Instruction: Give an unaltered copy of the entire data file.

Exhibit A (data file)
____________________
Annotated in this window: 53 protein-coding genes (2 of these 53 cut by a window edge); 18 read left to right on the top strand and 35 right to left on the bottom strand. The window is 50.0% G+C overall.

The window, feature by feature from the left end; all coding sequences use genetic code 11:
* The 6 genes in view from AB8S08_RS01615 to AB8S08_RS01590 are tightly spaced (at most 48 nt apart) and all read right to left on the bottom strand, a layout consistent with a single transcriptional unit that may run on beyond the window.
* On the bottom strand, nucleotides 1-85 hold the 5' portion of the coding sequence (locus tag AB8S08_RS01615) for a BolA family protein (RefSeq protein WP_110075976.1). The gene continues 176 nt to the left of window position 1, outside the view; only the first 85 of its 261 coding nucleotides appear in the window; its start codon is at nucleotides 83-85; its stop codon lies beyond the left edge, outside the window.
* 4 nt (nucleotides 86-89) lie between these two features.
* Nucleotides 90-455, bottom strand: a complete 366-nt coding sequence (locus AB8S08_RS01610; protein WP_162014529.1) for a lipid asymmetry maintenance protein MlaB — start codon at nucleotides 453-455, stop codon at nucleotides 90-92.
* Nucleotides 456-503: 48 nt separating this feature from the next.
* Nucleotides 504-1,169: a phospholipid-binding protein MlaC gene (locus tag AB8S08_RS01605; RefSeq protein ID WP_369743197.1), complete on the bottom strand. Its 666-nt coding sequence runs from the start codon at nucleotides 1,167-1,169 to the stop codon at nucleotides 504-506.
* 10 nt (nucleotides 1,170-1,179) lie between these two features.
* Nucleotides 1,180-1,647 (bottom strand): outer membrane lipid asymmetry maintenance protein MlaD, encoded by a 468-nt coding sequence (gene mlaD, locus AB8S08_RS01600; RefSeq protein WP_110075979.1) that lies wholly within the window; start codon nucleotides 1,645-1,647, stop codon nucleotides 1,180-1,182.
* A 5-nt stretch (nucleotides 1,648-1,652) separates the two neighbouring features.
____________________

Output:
Annotated in this window: 53 protein-coding genes (2 of these 53 cut by a window edge); 18 read left to right on the top strand and 35 right to left on the bottom strand. The window is 50.0% G+C overall.

The window, feature by feature from the left end; all coding sequences use genetic code 11:
* The 6 genes in view from AB8S08_RS01615 to AB8S08_RS01590 are tightly spaced (at most 48 nt apart) and all read right to left on the bottom strand, a layout consistent with a single transcriptional unit that may run on beyond the window.
* On the bottom strand, nucleotides 1-85 hold the 5' portion of the coding sequence (locus tag AB8S08_RS01615) for a BolA family protein (RefSeq protein WP_110075976.1). The gene continues 176 nt to the left of window position 1, outside the view; only the first 85 of its 261 coding nucleotides appear in the window; its start codon is at nucleotides 83-85; its stop codon lies beyond the left edge, outside the window.
* 4 nt (nucleotides 86-89) lie between these two features.
* Nucleotides 90-455, bottom strand: a complete 366-nt coding sequence (locus AB8S08_RS01610; protein WP_162014529.1) for a lipid asymmetry maintenance protein MlaB — start codon at nucleotides 453-455, stop codon at nucleotides 90-92.
* Nucleotides 456-503: 48 nt separating this feature from the next.
* Nucleotides 504-1,169: a phospholipid-binding protein MlaC gene (locus tag AB8S08_RS01605; RefSeq protein ID WP_369743197.1), complete on the bottom strand. Its 666-nt coding sequence runs from the start codon at nucleotides 1,167-1,169 to the stop codon at nucleotides 504-506.
* 10 nt (nucleotides 1,170-1,179) lie between these two features.
* Nucleotides 1,180-1,647 (bottom strand): outer membrane lipid asymmetry maintenance protein MlaD, encoded by a 468-nt coding sequence (gene mlaD, locus AB8S08_RS01600; RefSeq protein WP_110075979.1) that lies wholly within the window; start codon nucleotides 1,645-1,647, stop codon nucleotides 1,180-1,182.
* A 5-nt stretch (nucleotides 1,648-1,652) separates the two neighbouring features.